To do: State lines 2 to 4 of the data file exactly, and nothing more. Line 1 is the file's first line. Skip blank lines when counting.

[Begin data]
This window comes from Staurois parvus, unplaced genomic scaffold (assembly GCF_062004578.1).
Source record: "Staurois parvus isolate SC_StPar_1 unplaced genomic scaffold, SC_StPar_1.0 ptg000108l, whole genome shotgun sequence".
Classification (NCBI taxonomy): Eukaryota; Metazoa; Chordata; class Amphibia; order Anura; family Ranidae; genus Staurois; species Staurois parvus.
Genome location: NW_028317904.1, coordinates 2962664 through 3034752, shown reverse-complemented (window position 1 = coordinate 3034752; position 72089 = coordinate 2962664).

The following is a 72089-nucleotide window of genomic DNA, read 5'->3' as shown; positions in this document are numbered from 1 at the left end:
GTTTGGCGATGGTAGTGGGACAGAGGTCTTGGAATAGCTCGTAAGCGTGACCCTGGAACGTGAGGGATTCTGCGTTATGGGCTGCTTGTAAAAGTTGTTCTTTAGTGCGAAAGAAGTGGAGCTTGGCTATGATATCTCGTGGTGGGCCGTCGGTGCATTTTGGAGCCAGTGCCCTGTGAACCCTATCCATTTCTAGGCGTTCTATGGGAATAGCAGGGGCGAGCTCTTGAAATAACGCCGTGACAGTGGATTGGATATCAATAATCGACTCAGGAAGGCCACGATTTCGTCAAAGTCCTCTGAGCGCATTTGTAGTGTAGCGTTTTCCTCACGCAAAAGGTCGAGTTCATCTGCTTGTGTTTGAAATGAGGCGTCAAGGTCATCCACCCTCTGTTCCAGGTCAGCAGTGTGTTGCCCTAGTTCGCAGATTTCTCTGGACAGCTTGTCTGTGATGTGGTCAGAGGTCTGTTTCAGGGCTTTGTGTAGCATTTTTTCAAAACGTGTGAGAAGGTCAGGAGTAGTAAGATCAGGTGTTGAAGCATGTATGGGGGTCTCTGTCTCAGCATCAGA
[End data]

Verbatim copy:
Source record: "Staurois parvus isolate SC_StPar_1 unplaced genomic scaffold, SC_StPar_1.0 ptg000108l, whole genome shotgun sequence".
Classification (NCBI taxonomy): Eukaryota; Metazoa; Chordata; class Amphibia; order Anura; family Ranidae; genus Staurois; species Staurois parvus.
Genome location: NW_028317904.1, coordinates 2962664 through 3034752, shown reverse-complemented (window position 1 = coordinate 3034752; position 72089 = coordinate 2962664).